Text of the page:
Kavanagh: We need to spread the word about the CPA and its benefits

January 23rd, 2017 5:00 PM

By Southern Star Team

Important role: Cork's Derek Kavanagh, CPA Executive Member and Football Fixtures Coordinator, pictured at the official launch of the Club Players Association at Ballyboden St Enda's GAA recently. (Photo: Piaras Ó Mídheach/Sportsfile)

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DEREK Kavanagh admits that the primary challenge for the new Club Players’ Association is making players aware of the cause and getting them involved.

The CPA was set up just over a week ago in a bid to aid the welfare of those playing GAA with their clubs, with the primary aim being to ‘fix the fixtures’. Former Cork captain Kavanagh is on the committee of the new body and, having spent much of his life playing football, he knows that getting the message through won’t necessarily be easy.

‘There are a few elements to it,’ he says.

‘The first bit is just the launch, with TV and radio and newspapers, just raising awareness. What we’re starting next is a regional, grassroots-based spreading of the word, literally putting posters up in a club.

‘It’s not until people see it at club level that they begin to trust it, because I know what the psyche of a GAA player is like, I played from when I was four until I was 30.

‘A GAA player will say, “I want to train, and I want to play. I do not want to go to any AGM, I do not want to think about meetings. Getting me to pay my subscription is more than enough, and in fact I’ll be four months late paying that subscription”.

‘They don’t want to think about politics and you just have to convince them that this is quite simply right versus wrong and there is no other motive involved.

 I’ve had too many conversations with a guy in a dressing room or in a bar, they all end with, “Someone has to do something” – we’re here and we’re trying to do something.’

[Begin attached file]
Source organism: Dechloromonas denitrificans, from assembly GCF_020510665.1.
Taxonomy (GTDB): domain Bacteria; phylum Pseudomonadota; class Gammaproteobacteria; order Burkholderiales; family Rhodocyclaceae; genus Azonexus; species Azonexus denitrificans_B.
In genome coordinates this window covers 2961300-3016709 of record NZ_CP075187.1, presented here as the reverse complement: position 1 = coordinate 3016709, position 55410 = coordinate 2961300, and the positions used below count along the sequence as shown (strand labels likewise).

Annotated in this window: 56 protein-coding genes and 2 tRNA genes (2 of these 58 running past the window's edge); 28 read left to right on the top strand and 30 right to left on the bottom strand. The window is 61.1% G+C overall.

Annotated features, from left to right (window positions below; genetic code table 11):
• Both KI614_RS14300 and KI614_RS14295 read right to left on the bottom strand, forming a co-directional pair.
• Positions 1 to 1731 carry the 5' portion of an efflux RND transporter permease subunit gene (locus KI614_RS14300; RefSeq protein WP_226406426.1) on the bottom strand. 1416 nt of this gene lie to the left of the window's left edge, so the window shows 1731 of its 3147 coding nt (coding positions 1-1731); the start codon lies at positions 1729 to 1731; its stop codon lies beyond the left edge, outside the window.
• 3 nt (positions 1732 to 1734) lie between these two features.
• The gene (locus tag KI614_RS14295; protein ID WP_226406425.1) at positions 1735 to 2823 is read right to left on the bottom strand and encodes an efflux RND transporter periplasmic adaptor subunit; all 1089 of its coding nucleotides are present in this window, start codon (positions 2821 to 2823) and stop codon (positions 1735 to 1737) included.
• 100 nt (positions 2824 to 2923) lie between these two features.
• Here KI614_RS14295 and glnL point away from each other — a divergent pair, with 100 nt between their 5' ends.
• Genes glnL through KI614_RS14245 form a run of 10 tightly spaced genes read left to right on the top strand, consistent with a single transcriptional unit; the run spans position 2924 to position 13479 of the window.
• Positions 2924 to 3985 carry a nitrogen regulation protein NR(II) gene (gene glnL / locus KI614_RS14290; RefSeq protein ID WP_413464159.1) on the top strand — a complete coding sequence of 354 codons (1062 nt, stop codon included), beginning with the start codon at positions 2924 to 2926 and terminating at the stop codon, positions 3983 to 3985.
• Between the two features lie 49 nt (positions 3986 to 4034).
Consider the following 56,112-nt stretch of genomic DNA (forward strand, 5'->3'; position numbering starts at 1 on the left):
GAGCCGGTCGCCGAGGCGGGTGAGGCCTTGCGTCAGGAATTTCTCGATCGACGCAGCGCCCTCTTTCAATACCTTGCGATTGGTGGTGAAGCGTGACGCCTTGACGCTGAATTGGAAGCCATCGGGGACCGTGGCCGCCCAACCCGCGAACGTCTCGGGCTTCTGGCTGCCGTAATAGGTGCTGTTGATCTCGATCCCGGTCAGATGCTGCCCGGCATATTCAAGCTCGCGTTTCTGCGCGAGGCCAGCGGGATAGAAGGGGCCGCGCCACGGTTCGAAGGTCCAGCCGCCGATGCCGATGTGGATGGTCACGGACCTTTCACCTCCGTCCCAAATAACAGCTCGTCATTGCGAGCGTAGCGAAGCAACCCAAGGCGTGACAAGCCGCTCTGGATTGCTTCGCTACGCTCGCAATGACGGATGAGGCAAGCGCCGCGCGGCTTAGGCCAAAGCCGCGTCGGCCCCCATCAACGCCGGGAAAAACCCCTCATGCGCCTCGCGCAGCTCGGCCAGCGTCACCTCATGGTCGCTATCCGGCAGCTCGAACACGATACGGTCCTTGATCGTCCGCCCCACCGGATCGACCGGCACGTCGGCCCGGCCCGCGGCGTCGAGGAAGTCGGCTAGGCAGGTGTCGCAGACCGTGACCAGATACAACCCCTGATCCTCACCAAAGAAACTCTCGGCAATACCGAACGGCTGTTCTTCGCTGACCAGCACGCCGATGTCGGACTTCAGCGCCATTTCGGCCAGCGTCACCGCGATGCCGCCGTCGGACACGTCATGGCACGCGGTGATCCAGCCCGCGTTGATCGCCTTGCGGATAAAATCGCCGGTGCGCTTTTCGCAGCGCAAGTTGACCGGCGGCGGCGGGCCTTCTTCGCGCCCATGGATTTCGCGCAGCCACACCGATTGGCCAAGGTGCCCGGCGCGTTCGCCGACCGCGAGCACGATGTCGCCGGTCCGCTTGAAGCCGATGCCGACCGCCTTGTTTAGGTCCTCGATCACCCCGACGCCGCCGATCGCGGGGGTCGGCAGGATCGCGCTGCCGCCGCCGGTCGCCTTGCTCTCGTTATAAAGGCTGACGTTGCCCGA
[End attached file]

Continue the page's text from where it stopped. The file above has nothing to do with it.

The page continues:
While everybody agrees that there is a problem, it will take strength in numbers to bring about a solution.

‘The big aim is to see how many people want to be represented by it,’ Kavanagh says.

‘That’s the first drive, to allow people to buy into it. In theory, we could be representing 100,000 people or thereabouts and that’s powerful in its own right then.

‘I don’t think that there are too many players out there who are happy with the way things are organised now and this is a big group designated with one very simple purpose – to force change in the fixtures.

‘It’s the biggest talking point every year and this is a great opportunity just to highlight it. There does seem to be an appetite, a bit of a storm coming. 

‘Every year, you’ll see an article from some person – for example, Jim McGuinness – saying, “This is how the championship should be run”. That points to there being something radically wrong and unbalanced with the current guise and it can’t last. 

‘It’s on its last legs and it’s only waiting for someone to take a bullet and blow it out of its misery. When you have everybody talking about change, it is going to happen.’

To that end, the CPA is ensuring that it has as wide a presence as possible.

‘You would think that it wouldn’t and shouldn’t be needed,’ Kavanagh says.

‘Anyone in the GAA will tell you that it’s a democratic association, that if anyone has a problem they can raise it with their club, the club can raise it at the county board, the county board can bring it to Congress.

‘It’s perfect in theory, and it works for certain things, but often people would think that a task is too big to tackle. But if you have widespread discontent and you have someone from every county, going to every county board and 32 counties putting the same motion on, then it will change.

‘What the CPA will do is link clubs together, as the problems in Tyrone will be similar to those in Kildare or Cork.’

Kavanagh knows that there are no quick fixes and the project has to be seen as a medium-to-long-term one. Engaging directly with clubs is the next step.

‘We’ll hopefully have some workshops where players will be welcomed in, with question-and-answer sessions,’ Kavanagh says.

‘We’ll have to start having a presence in clubs, even just a 30-second speech before a training session would go a long way.

‘It’s going to take that level of effort, you can’t just launch it and have a couple of newspaper interviews and think it’s going to spread. We have to complement that with other efforts.

‘We’re setting ourselves up basically for some bit of movement in 2018.’  

Players can register for free on

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